New and in stock, the 2013 Magic Dually! The Dually is Steve's newest design and the board he is most stoked about as are our dealers. The Magic Dually debuted last week at Surf Expo, our dealers loved the design. If your in the South Florida area visit the Longboard House and check out their inventory.
What is it?
The Magic Dually is an integration of the best characteristics of a traditional longboard and a high performance longboard. Steve Walden likes performance boards and therefore that is what he has been building for over 50 years. Steve explains the idea behind the Dually... "The Magic Model which is the platform for almost every board I shape/design is the ultimate board for my kind of surfing, I like the maneuverability, speed and power. That being said there are days that I still like a traditional board for some old school trimming. The idea behind my Dually design is to combine the best of a traditional board with the best of my high performance Magic Model".
We posted this yesterday on our Facebook page, we were touched by the outpouring of support for our dear friend and thought it was worth reprinting the pos for those of you that are not on Facebook. I think we can all agree violence in and around the sport of surfing has to stop.
We are frustrated and saddened to hear that there has been another attack at Ventura's Surfers Point ( a.k.a "C" Street )this morning, and the attack was on one of our dear friends. She is a beautiful person and passionate surfer. The bully is about 6'2, 200+ lbs., we know who he is because this isn't the first attack. What made this attack especially pathetic is this bully went after a women, and one who is about half his size.
For those of you who condone, support or even joke about violence in the water or worse do nothing..your followers. Not a leader among you! It's hard to be a leader, it takes guts.
To the followers...we are tired of hearing how much you hate SUP'ers, longboarder's, shortboarders, kooks, whatever your gripe is....as if that justifies bullying. Save your hate for things that matter. Hate child abuse, hate poverty, etc. but don't waste your hate on a surfboard or a wave. To the haters..get out of your small world and your big ego and grow up.
Tim McWilliams is one of Walden Surfboards favorite people. We have never met Tim in person but all of us here at Walden Surfboards over the years have spent time on the phone with him usually about custom surfboards. Tim is the kind of guy that is always happy, always up and always appreciative, not the kind of guy you would have suspected had suffered any real loss. Somewhere along the way Tim causally told us about the Timbo fund, which helps people with Traumatic Brain Injury (TBI). Tim's son had a TBI and died in 2005.
We wanted to bring more awareness to Tim's efforts so we asked if he could in his own words explain how the Timbo fund started... "In 2001 our beloved son Timbo at 27 years old was mugged in a violent act that left him with severe Traumatic Brain Injury after brain surgery he had a long road to recovery, as he had to learn to walk, talk and do many things over again. He fought bravely and on the road to recovery positively affected everyone around him and showed tremendous courage and unselfishness. His concern was always how the injury had affected the family and those around him not himself. Unfortunately in 2005 he was in a fatal car accident.
At his funeral one of his closest friends coined the slogan Fight, Live, Love, Heal, It became our mantra and helped us form the Timothy C. McWilliams Foundation to benefit victims of TBI or Traumatic Brain Injury. Since that time we have given just under 1 Million dollars to those who suffer from TBI.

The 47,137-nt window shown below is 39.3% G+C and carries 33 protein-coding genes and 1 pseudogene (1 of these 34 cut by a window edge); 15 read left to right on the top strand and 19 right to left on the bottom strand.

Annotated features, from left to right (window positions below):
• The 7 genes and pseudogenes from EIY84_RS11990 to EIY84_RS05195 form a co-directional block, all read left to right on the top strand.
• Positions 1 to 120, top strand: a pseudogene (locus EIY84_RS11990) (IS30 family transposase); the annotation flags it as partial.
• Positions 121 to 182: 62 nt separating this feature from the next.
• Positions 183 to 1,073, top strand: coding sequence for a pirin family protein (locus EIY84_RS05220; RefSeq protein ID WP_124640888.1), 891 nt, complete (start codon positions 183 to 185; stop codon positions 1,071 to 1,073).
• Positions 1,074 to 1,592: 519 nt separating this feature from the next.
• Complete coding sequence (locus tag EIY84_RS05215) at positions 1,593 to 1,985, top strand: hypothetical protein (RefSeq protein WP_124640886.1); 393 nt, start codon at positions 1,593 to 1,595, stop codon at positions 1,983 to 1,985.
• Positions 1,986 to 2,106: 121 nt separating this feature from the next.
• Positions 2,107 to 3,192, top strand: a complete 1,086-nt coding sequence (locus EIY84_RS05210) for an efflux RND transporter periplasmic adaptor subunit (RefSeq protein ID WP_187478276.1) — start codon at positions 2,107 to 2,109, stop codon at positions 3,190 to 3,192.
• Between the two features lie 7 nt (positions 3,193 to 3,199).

TBI is a most difficult condition and takes years to overcome, at whatever level the individual can attain. It is costly and extremely difficult on the families both financially and emotionally. We decided shortly after Timbo’s death that we would give back, helping those who we could help with costs and services beyond what medical or insurance needs offered.
Tim was an avid surfer and it was the first athletic thing he was able to accomplish upon his recovery. He loved being in the water. Each year since his passing I get together with my son Michael and many of Tim’s friends and we go on a surf trip as I had promised Tim we would do. Life gets in the way and family’s are so busy now. These trips to Mexico, Costa Rica, Barbados, Ricon Puerto Rico,the Virgin Islands have helped us feel close to Tim, surrounded by his friends.
Take the time to do those things if you can. The experiences are far more valuable than another soccer game or whatever activity your kids are into. Time with just family or friends is the most valuable time we can spend. We continue to raise monies for the Timbofund and to spend time in the water doing what he loved to do, as there is no time we feel closer to him."We encourage you to visit the Timbofund.org and read more about this amazing organization.
“Everything is Jake” is a saying from the early 1900′s which translates to everything is “fine” or “satisfactory.” Nick Kuchar is the talented artist who designed our "Vintage 1965" t-shirt design and the man behind "Everything is Jake" designs. We asked Nick to design a t-shirt that reflected our brand as well as our connection to Ventura, Ca. Nick did a great job of incorporating our favorite local surf spots into this now best selling design. We started with just t-shirts and added tanks and hoodies.
A little about Nick...Nick is from Florida and received a degree in Industrial Design from Auburn University. He enjoys baseball statistics, listening to The Who, indecisiveness, air, and driving his VW bus. He does not enjoy splinters, cold weather, or sea monsters and is quasi-afraid of cold cuts. After graduating college, Nick worked for several years in the industry designing trade show exhibits along with interior displays and kiosks. Longing for the beach, he and his wife sold their house, quit their jobs and drove across the U.S. to the west coast, where they flew to Hawaii.